For Raman amplification, the optical data signal is typically amplified by providing a counter-propagating pump in the optical fiber. The counter-propagating pump is generated in a pump module and provides energy for the amplification process. Since the counter-propagating pump attenuates as it travels in the fiber, amplification is greatest near (approximately between 5 and 20 km) and just prior to the pump module. After passing through the pump module, however, the optical data signal is not amplified again until it reaches the length of the optical fiber proximate to the next pump module. As a result, the power of the optical data signal leaving the pump module needs to be relatively high, due to attenuation in the transmission fiber, to enable the optical data signal to reach the length of the optical fiber where it is amplified by the counter-propagating pump of the next pump module.

In addition to amplifying the optical data signal as it propagates on the optical fiber to compensate for attenuation, it is desirable to maximize the optical signal to noise ratio (OSNR) of the optical data signal and to reduce the nonlinearities that affect the transmission of the optical data signal. In particular, as the power of the optical data signal drops, the transmission system OSNR typically drops due to normally constant sources of noise in subsequent optical amplifiers or the photodetection process. It is therefore desirable to have the power be relatively high when the optical data signal leaves the pump module. Increasing the power of the optical data signal, however, increases the nonlinearities that destroy the signal. As a result, the desire to maximize the OSNR and reduce the nonlinearities work against each other.

It is known that a single wavelength pump may be used to provide a forward-propagating pump, also referred to as a co-propagating pump, in conjunction with the counter-propagating pump. The forward-propagating pump reduces the degradation of the OSNR by providing gain to the optical data signal in the length of the optical fiber after the pump module. In addition, the gain provided by the forward-propagating pump reduces the required launch power for the optical data signal, i.e., the power of the optical data signal leaving the pump module. The reduction in launch power reduces the nonlinearities that affect the transmission of the optical data signal.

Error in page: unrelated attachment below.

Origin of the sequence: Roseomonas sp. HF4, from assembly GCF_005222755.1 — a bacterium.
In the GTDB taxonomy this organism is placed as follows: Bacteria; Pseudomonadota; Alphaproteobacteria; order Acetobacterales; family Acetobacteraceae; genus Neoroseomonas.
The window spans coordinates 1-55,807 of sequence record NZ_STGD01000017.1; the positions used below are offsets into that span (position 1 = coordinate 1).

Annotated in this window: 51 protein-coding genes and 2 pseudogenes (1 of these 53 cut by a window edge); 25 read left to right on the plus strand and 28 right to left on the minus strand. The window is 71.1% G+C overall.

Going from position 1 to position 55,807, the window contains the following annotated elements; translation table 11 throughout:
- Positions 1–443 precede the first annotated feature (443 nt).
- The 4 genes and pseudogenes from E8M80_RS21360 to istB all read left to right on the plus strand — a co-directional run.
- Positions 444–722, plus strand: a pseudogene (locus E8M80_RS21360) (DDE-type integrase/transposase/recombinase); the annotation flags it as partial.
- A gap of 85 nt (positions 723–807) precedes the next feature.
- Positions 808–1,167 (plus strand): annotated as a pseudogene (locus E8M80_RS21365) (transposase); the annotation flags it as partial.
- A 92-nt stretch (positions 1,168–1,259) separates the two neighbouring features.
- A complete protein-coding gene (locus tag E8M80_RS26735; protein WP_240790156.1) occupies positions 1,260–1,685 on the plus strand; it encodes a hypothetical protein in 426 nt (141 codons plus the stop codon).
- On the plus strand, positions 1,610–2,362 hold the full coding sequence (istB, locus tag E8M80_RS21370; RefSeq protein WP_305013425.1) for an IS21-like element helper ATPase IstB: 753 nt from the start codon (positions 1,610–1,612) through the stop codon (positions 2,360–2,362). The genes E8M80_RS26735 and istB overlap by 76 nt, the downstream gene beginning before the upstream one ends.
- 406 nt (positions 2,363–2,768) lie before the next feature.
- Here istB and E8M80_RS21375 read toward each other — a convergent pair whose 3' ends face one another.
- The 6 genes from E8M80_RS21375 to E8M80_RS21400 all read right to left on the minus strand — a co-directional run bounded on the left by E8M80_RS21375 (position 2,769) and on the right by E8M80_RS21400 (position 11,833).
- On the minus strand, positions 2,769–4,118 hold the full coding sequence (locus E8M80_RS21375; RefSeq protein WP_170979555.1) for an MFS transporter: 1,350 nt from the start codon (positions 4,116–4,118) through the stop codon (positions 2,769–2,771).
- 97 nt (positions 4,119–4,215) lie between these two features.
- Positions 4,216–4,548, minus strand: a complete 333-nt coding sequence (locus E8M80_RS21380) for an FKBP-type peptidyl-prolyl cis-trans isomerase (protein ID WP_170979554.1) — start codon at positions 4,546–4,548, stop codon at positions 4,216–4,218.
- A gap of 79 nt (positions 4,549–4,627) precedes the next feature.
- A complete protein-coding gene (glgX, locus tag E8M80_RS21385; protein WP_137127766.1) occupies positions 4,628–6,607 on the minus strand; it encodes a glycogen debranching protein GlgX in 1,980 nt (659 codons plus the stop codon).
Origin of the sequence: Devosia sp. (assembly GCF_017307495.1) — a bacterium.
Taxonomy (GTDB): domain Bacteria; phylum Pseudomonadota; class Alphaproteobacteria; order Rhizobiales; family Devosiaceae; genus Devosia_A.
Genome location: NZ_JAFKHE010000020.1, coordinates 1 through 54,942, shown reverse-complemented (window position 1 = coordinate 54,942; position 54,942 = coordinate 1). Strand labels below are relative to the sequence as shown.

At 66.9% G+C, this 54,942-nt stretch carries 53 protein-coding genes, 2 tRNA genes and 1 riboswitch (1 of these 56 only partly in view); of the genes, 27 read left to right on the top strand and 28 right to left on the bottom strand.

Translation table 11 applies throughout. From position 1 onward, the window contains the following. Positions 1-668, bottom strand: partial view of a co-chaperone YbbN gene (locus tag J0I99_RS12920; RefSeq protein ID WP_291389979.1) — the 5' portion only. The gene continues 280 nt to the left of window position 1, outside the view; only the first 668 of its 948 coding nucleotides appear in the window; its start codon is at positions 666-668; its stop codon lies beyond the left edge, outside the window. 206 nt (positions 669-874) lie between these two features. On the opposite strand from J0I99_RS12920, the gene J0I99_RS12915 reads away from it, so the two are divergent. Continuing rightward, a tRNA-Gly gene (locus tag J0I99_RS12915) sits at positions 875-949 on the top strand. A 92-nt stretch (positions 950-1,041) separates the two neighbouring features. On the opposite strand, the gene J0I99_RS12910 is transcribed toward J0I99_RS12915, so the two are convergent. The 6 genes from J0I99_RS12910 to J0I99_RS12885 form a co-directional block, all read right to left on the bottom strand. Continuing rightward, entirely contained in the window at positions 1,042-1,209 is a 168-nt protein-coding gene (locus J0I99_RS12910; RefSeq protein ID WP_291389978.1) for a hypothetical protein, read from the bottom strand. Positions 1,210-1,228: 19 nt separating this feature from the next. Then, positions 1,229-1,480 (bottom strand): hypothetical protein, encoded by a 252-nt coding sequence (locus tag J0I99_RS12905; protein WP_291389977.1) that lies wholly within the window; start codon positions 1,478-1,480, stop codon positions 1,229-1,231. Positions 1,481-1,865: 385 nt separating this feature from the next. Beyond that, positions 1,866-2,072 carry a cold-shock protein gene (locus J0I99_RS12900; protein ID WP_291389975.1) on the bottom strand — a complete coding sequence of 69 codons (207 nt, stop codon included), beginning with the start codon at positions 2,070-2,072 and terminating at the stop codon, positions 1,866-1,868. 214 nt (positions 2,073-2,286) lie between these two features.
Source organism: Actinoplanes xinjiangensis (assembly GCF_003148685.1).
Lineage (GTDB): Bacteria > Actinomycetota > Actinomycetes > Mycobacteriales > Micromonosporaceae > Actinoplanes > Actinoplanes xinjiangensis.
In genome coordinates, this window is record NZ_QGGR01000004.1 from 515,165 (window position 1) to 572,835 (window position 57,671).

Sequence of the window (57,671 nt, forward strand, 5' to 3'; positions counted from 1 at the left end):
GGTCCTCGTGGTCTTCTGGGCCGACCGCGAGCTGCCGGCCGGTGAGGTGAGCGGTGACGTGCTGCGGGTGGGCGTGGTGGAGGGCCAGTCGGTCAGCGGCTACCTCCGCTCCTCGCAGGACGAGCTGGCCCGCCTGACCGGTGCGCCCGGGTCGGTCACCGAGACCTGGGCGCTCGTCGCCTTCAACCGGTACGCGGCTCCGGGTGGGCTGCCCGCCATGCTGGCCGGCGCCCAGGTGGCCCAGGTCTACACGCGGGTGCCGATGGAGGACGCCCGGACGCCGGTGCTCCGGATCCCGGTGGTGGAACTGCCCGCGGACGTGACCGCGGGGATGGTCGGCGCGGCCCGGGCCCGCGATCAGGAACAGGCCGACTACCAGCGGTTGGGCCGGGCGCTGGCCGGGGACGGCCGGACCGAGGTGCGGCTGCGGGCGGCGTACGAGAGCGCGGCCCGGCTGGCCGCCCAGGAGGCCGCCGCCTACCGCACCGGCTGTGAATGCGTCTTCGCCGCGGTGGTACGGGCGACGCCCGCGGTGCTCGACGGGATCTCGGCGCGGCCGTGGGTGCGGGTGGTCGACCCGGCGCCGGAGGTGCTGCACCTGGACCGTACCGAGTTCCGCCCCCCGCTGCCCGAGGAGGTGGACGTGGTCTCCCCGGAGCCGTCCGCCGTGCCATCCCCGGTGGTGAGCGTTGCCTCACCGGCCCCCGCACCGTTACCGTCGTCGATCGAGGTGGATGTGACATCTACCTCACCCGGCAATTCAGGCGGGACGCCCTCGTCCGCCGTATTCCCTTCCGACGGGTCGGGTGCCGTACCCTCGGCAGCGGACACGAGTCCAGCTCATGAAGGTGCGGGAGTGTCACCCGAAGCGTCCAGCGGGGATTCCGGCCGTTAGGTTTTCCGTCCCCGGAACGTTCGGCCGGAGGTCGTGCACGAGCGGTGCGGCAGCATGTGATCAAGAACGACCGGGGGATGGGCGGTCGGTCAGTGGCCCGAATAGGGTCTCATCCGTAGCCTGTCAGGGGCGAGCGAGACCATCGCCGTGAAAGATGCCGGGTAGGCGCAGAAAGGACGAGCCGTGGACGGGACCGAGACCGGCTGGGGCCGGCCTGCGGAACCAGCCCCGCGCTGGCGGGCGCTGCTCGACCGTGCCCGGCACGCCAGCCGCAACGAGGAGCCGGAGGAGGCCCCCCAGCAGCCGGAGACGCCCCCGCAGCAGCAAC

SUMMARY OF THE INVENTION

Briefly, in one aspect of the present invention, a pump assembly for an optical amplifier consistent with the present invention includes a plurality of pump radiation sources, each pump radiation source producing radiation at a respective one of a first number of pump wavelengths, and a coupler, optically coupled to each of the plurality of pump radiation sources, which receives the radiation at each of the first number of pump wavelengths from the plurality of pump radiation sources and outputs the radiation at each of the first number of pump wavelengths to each one of a second number of outputs. The pump assembly also includes a plurality of pump signal combiners, each pump signal combiner optically coupled to a respective one of the second number of outputs of the coupler and receiving the radiation at each of the first number of pump wavelengths output from the coupler, each pump signal combiner placing the radiation at each of the first number of pump wavelengths output from the coupler in co-propagation with a respective one of a plurality of data signals propagating on a respective one of a plurality of optical fibers.

In another aspect of the present invention, the first number and the second number are each at least two, and the first number and the second number are equal or are not equal.

In yet another aspect of the present invention, each of the first number of pump wavelengths have approximately the same wavelength or have different wavelengths, where the difference in wavelength between the shortest pump wavelength and the longest pump wavelength is approximately 10 nm.

In another aspect of the present invention, the first number of pump wavelengths interact with the data signals propagating on the optical fibers to amplify the data signals.

BRIEF DESCRIPTION OF THE DRAWINGS

FIG. 1 shows a Raman gain coefficient for a silica glass fiber as a function of the frequency shift relative to the pump frequency.

FIG. 2 is a block diagram of a long-haul fiber optical communication system consistent with the present invention.

FIG. 3 shows a pump power-pump wavelength scheme to achieve a relatively flat and broad Raman gain profile consistent with the present invention.

FIG. 4 shows a relatively flat and broad Raman gain profile for a pump power-pump wavelength scheme similar to that of FIG. 3.

FIG. 5 is a block diagram of a Raman amplification architecture for generating a forward-propagating pump consistent with the present invention.

FIG. 6 is a block diagram of a Raman amplification architecture for generating a counter-propagating pump consistent with the present invention.